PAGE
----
Believe it or not, it took the Christian church at Rome over 300 years to begin celebrating the birth of Jesus Christ on December 25, originally a pagan holiday. Only in A.D. 354, under the auspices of Liberius, bishop of Rome, did the city on the Tiber start to observe Christmas. Why did the church abstain from commemorating Christ's birth for so long a time? Why did the Christian church sanction and begin celebrating Christ's birth on a pagan holiday? This article gives you the startling answers. For centuries prior to the advent of Christianity, Rome indulged in the worship of many deities, of both sexes. As was common practice in that polytheistic age, each divinity had a birthday, commemorated annually by the people. During those days it was not customary for the masses to observe their own birthdays, but rather the day of birth of their particular deity. At that time, two celestial beings stood out as principal objects of veneration — Jupiter, whose birthday fell in September, and Saturn, who was honored in December. By the time of Christ, many of the religious practices surrounding the worship of Jupiter, Saturn, and the lesser divine luminaries appealed to the masses less and less. Although sanctioned by the state, the Roman populace had little desire to perpetuate the archaic religion of their forefathers. A new era required up-to-date religious concepts. The search for a new and more exciting religion was on. Here is what transpired. During the first three centuries of the Roman Empire, Eastern philosophers and mystics had preached the divine nature of the sun. In the East, the religion of the sun was most widespread in Syria and Persia. Immigrants brought this religion to the West. Roman soldiers, in carrying out their military duty in the eastern realm of the empire, also became acquainted with this sun worship and retained a special interest in this new religion upon their return to Rome. First-century Roman historian Tacitus describes that at the battle of Bedriacum in A.D. 69, the soldiers of Emperor Vespasian saluted the rising sun with loud shouts. In Tacitus' words, "A shout arose from the entire army, and the soldiers of the Third Legion, according to the Syrian custom, hailed the rising sun" (Histories, ch. 3, sect. 24). Procopius (mid fifth century) tells us that it was the custom among the Persians to prostrate themselves before the rising sun each day (Procopius I, iii, 20). In the temples, worshipers addressed prayers to the heavenly source of light three times a day — at dawn, midday, and at dusk — each time facing the sun. Native Romans became excited about the new solar divinity as well. With the passing of time, even the emperors' became excited over this new religious import from the Orient. Commodus (A.D. 180-192) and Severus (A.D. 193-211) were two emperors who took an early interest in the religion of the sun. When Elagabalus became emperor (A.D. 218), he realized that the time had come to oust Jupiter from his celestial throne and replace him with a statue of the Syrian sun god. This followed the emperor's visit to Syria where he had restored a temple of the solar god in Emesa. The emperor, who changed his original name earlier on to Elagabalus, bore the very name of the Eastern sun god, whose priest he had been. (Baal was the name of a well-known deity in ancient times as well, a god whose worship had corrupted ancient Israel.)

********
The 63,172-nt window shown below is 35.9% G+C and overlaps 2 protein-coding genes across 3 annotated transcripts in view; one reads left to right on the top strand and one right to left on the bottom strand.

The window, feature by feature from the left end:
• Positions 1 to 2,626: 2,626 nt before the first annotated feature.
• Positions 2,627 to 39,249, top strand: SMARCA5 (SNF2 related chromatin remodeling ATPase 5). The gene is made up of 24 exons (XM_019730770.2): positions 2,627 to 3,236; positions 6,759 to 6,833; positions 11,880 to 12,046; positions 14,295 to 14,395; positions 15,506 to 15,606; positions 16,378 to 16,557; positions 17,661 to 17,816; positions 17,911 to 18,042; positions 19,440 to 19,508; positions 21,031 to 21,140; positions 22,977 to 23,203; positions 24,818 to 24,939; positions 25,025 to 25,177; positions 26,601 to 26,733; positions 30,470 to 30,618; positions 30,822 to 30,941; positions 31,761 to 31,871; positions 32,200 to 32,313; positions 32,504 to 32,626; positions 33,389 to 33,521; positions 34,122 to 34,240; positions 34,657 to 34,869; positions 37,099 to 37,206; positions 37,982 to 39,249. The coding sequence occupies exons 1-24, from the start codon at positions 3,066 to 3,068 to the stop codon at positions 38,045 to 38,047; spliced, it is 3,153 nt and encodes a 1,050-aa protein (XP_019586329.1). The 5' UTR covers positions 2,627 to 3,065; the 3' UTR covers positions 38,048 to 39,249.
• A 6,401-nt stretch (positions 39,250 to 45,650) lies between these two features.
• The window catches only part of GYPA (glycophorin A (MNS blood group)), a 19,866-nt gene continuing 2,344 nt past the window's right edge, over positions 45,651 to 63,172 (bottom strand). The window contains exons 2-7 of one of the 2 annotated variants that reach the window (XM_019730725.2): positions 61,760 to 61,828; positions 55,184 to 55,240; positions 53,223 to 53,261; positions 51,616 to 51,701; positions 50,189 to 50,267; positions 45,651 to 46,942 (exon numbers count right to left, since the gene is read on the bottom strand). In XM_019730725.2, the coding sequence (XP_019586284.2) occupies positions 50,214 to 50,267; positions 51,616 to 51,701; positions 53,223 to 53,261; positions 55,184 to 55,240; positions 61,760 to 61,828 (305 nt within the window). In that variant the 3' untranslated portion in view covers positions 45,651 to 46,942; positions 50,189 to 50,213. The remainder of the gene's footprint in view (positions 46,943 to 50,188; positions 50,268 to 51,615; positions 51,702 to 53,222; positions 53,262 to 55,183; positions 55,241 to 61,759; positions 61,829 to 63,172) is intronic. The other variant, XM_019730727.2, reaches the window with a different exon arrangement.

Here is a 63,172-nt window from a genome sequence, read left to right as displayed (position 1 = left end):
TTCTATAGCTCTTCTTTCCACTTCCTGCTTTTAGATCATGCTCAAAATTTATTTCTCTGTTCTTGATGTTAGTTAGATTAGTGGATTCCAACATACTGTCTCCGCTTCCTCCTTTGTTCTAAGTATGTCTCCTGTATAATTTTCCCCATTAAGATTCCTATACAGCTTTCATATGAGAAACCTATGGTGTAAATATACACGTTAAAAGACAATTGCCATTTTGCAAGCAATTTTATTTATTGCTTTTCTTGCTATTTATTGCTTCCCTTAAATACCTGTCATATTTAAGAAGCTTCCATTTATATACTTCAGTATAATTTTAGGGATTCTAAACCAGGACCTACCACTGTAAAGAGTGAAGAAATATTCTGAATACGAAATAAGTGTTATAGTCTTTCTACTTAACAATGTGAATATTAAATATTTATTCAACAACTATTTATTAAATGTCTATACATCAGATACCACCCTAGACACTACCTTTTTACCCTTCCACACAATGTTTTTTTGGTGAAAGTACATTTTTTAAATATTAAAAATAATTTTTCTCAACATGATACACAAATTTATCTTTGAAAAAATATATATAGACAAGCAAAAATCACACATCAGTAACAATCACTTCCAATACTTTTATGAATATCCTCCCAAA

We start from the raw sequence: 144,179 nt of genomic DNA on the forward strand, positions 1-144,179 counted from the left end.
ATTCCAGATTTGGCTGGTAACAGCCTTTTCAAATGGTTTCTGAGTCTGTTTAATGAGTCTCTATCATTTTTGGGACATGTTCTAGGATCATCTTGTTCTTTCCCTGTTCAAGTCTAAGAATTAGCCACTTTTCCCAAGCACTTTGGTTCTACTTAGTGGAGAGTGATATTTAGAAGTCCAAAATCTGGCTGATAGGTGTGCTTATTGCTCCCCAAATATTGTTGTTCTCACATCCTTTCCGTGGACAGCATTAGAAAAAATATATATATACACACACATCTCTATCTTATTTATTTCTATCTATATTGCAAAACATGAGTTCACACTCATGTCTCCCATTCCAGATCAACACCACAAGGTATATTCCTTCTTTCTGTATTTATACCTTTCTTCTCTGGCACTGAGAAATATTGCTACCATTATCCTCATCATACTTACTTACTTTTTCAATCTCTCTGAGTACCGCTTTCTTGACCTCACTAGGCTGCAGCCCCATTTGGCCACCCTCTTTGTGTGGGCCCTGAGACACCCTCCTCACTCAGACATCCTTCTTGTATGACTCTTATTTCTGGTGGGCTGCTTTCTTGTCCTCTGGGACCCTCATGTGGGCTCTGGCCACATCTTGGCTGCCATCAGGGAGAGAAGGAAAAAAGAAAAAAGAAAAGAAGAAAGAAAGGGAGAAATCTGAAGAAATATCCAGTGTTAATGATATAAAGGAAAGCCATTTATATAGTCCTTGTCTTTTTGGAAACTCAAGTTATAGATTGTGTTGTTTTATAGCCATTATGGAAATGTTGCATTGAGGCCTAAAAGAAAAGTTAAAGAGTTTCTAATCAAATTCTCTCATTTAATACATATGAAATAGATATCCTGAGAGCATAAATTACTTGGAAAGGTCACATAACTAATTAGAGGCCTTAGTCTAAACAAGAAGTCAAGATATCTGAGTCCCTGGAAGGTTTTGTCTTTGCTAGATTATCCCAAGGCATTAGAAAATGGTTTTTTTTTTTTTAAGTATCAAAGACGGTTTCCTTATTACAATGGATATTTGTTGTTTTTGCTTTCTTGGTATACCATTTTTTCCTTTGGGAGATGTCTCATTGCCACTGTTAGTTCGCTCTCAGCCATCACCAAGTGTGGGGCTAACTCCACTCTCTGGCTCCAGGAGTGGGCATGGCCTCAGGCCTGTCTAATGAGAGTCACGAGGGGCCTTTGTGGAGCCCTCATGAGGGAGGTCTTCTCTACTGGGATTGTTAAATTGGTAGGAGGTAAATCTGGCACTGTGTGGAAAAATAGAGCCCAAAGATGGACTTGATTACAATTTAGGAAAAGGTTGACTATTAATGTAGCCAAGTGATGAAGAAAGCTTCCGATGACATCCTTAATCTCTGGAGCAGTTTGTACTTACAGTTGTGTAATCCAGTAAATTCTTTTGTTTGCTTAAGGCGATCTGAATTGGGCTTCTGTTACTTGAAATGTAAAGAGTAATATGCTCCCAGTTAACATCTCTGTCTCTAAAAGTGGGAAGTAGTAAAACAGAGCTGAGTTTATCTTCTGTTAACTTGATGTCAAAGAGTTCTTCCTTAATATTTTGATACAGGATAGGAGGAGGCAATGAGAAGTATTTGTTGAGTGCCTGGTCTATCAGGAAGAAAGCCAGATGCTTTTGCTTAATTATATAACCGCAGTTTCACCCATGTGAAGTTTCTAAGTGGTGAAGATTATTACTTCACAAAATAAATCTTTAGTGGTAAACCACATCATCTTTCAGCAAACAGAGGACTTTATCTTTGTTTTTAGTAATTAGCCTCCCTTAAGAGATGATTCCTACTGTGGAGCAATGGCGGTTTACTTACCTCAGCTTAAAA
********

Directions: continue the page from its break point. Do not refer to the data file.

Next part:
Solar Religion Established